Mario Draghi unveiled QE yesterday as the ECB looks certain to announce its much anticipated quantitative easing (QE) program. The move to print up to €1 trillion euro in the coming months appears to be a fait accompli although it will occur against a backdrop of strong German resistance and many concerns.
Following leaks that mainstream news sources regard as credible, the ECB announced monthly purchases of €60 billion in government bonds of member states. The ECB’s balance sheet currently stands at about €2 trillion.
Proponents argue that the move should or will prevent deflation and help revitalise the ailing euro zone economy.
It is hoped that QE will counter low euro zone inflation by increasing the amount of money available to financial institutions and to encourage lending by banks.
The aim of QE is to counter disinflation and act as a large stimulus to struggling economies. It should lower the cost of borrowing for European governments, which in theory should increase the availability of credit across the euro zone.
Although interest rates are already at record lows in the Eurozone and globally and yet economic growth remains weak.
It is also hoped that it will potentially boost equity markets. This has happened in the US and UK and more recently in Japan. However, the jury is still out if the “wealth effect” is actually aiding the struggling working and middle classes.
Many have voiced concerns about the ECB QE including Angela Merkel, Axel Weber and Andrew Sentance.
Weber, the former head of the Bundesbank cast doubt on the future viability of the euro yesterday. He said that if countries do not follow Germany in imposing structural reforms to boost their longer-term growth rates the euro would not survive.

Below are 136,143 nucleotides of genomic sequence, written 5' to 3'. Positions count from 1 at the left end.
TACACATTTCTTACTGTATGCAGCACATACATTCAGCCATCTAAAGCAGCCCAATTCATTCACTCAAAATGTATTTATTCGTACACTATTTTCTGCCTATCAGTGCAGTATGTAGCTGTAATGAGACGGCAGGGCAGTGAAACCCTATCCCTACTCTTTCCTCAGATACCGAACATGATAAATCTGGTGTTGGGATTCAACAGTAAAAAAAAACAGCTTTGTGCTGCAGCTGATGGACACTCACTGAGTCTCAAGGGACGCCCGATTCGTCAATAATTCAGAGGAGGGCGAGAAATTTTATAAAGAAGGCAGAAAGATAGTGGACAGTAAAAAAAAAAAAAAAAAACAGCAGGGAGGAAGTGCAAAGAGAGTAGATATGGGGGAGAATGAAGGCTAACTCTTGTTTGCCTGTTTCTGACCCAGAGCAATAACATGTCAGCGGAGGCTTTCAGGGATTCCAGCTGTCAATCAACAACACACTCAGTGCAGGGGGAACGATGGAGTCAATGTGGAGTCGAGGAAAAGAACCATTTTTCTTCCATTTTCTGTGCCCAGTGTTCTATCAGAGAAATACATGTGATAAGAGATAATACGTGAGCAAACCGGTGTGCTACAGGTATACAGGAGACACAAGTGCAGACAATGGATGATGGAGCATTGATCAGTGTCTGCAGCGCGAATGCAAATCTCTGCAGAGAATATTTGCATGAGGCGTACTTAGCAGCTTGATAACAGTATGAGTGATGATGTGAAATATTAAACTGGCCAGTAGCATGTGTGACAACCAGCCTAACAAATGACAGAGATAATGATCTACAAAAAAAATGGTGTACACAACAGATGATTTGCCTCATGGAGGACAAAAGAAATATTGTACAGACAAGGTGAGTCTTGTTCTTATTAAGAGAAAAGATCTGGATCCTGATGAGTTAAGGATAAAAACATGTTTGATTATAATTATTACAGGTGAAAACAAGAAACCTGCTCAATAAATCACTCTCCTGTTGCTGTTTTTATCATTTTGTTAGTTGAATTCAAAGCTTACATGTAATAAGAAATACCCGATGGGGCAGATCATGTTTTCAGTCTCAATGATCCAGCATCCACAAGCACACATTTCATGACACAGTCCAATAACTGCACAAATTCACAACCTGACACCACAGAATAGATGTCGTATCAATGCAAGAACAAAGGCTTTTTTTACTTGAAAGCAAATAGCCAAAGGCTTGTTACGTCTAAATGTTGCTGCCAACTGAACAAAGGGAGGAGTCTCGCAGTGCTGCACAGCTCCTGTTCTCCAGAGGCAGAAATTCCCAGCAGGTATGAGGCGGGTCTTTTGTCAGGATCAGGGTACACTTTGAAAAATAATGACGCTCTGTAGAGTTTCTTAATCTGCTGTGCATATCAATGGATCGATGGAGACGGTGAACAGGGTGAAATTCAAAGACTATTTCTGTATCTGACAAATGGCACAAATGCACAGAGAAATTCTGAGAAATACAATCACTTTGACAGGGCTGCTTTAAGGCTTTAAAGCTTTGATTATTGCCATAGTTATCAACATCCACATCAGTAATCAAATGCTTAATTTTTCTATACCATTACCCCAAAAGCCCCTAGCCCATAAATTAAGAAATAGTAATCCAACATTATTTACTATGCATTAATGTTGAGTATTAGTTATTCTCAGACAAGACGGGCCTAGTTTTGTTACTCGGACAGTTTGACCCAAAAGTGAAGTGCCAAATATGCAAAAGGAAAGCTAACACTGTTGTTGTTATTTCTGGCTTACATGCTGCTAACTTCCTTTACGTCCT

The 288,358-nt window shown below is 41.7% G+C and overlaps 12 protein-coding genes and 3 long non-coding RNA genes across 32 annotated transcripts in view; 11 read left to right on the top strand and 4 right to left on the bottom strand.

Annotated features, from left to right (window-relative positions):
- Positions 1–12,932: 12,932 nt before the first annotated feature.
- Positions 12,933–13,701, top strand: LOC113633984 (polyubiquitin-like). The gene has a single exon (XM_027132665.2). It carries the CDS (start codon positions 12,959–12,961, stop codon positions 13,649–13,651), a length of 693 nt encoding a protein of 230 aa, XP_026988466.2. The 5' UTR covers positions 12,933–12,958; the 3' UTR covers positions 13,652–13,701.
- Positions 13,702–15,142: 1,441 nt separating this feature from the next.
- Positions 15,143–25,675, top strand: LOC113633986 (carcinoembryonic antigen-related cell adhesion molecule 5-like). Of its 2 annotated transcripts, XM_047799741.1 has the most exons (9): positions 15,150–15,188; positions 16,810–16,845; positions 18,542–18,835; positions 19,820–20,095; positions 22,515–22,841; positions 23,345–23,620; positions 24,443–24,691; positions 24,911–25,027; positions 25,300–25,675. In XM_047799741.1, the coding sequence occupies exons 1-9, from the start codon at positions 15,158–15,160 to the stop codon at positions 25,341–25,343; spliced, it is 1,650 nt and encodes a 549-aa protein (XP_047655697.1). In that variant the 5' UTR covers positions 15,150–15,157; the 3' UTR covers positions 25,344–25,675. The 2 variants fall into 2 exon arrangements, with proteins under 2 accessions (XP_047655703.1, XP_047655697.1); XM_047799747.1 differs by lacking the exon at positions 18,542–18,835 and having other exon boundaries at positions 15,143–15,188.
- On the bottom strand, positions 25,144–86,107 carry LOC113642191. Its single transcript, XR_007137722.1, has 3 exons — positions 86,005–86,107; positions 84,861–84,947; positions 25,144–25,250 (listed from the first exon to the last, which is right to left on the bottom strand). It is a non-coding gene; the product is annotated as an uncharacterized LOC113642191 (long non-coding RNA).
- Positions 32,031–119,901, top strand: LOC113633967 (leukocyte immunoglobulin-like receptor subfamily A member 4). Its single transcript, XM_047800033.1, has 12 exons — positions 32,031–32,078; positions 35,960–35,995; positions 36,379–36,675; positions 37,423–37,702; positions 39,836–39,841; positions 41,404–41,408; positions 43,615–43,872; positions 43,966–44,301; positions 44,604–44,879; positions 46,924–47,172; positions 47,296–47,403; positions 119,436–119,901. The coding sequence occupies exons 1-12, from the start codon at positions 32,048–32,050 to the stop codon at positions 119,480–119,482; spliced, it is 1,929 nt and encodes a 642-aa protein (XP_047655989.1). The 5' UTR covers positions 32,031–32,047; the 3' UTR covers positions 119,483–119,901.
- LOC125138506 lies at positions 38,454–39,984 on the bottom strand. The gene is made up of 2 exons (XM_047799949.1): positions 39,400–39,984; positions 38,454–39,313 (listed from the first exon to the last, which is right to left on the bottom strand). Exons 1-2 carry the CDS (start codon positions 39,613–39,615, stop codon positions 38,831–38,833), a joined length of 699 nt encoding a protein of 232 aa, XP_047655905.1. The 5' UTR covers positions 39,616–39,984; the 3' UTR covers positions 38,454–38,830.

He called the probable introduction of quantitative easing by the ECB as “only part of the fix.” Weber, now the chairman of UBS, said there were legitimate questions hanging over the viability of the single currency.
Andrew Sentance, formerly of the Bank of England’s monetary policy committee, and now senior economic adviser to Price Waterhouse Coopers, said the euro zone is not the environment where QE is going to be effective.
UK economist Roger Bootle of Capital Economics told the BBC “I am not the greatest fan of quantitative easing – I don’t think it’s going to cure the European malaise. The point is, there is not much else in the locker.”
Angela Merkel continued to make Germany’s concerns known, indicating once again the lack of consensus among European policy makers.
Germany’s greatest concern from Merkel’s point of view is that Germany does not end up on the hook for losses of defaulting peripheral nations.
Germans believe they should not have to underwrite weaker EU economies debts, via the printing of money by the ECB, while having no executive power over how those failed economies are structured.
“It’s important for me, as a politician, that all signals have to be avoided that could be perceived as weakening the necessity for structural changes and closer economic-political cooperation in euro zone countries,” she said.
A prospective compromise which is being widely reported is that the National Central Banks (NCBs), rather than the ECB, would purchase bonds and be responsible for any default.
Such a measure would encourage member states to press ahead with reforms rather than papering over their problems with free money in the expectation that defaults suffered by the ECB would be sustained by the stronger countries.
The ECB, like any central bank, has limited policy tools. In the wake of the crisis of 2008 the ECB reduced interest rates to zero in a failed attempt stimulate borrowing among populations saturated in debt.
It then engaged in confidence tricks – (the famous “whatever it takes” statement) – in the hope that confidence would make structural difficulties within the EU go away.
The last tool in a central banks arsenal is money printing and so the moment of truth for Mario Draghi has arrived.